Novelist Alan Lightman, playwright David Rabe and Cambodian-American hip-hop musician praCh Ly will headline an upcoming multi-day festival celebrating the literature and culture of Cambodia at Brown University, March 14 – 17.
“Khmer Voices Rising: An International Freedom-to-Write Literary Festival,” presented by Brown’s International Writers Project and Literary Arts Program, will include readings by Cambodian, Vietnamese and American writers; panels on freedom of expression featuring writers, scholars, and free expression advocates from around the world (including representatives of International PEN and PEN America); and film showings, music, and plays. For a full schedule of events and to learn more about the festival participants, please click here.
The events of “Khmer Voices Rising: An International Freedom-to-Write Literary Festival” explore the cultural and artistic heritage of Tararith Kho, who last spring was named Brown’s seventh International Writing Fellow. A Cambodian poet, publisher, and educator Kho has been instrumental in the founding of PEN-Cambodia. As Co-Founder of the Nou Hach Literature Project and of an affiliated journal that published fiction, essays, and poetry sometimes critical of the Cambodian government, Kho was subjected to threatening anonymous phone calls and emailed death threats which forced him to resign from the Project in January, 2010. With the aid of Brown’s International Writers Project Fellowship, which each year provides a stipend and working space to writers who have been subjected to political harassment, imprisonment, or threats in their homelands, Kho and his family were enabled to leave Cambodia and relocate to Providence in summer, 2010. He will be in residence at Brown for the 2010-11 academic year.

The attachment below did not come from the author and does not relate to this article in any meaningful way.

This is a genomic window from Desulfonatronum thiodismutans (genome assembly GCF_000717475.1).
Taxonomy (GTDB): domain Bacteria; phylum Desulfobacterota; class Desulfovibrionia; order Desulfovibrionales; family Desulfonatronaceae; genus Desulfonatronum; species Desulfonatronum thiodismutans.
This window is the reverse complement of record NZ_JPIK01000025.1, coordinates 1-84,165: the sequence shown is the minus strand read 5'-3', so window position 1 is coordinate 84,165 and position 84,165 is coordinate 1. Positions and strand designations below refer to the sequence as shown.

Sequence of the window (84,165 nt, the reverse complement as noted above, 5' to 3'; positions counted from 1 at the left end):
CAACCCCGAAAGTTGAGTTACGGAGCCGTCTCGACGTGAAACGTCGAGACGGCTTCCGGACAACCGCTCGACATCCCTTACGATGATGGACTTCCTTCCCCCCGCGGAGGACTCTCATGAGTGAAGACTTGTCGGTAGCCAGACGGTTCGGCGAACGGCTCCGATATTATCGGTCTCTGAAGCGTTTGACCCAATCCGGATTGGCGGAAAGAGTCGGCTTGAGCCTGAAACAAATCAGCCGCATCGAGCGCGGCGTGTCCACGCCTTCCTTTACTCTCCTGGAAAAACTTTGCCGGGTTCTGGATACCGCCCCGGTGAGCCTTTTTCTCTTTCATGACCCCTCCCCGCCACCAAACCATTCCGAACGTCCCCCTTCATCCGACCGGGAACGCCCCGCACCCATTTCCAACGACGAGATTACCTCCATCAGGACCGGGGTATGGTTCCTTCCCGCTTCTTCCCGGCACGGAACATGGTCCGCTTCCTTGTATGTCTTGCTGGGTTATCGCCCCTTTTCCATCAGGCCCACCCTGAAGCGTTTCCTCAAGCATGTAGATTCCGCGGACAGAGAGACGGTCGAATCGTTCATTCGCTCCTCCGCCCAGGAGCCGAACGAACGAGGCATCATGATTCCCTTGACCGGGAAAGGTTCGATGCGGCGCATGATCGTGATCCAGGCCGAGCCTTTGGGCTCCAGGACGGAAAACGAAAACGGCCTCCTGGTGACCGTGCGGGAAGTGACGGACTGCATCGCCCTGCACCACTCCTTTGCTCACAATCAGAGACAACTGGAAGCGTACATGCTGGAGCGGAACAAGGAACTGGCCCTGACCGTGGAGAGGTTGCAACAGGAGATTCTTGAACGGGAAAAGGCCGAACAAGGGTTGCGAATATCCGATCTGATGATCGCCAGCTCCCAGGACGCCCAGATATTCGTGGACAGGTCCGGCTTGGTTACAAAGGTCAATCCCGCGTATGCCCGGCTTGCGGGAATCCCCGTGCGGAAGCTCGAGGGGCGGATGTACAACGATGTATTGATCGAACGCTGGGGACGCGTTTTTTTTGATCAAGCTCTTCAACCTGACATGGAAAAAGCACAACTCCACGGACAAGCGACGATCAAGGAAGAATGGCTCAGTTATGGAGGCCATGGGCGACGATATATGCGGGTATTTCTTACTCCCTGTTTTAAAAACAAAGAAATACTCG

The festival is sponsored by the International Writers Project with support from Literary Arts, the Watson Institute for International Studies, the Creative Arts Council and the Vice President of International Affairs.
“Khmer Voices Rising” is sponsored by the International Writers Project with support from Brown’s Creative Arts Council, the Watson Institute for International Studies, the Literary Arts Program, and the Office of International Affairs.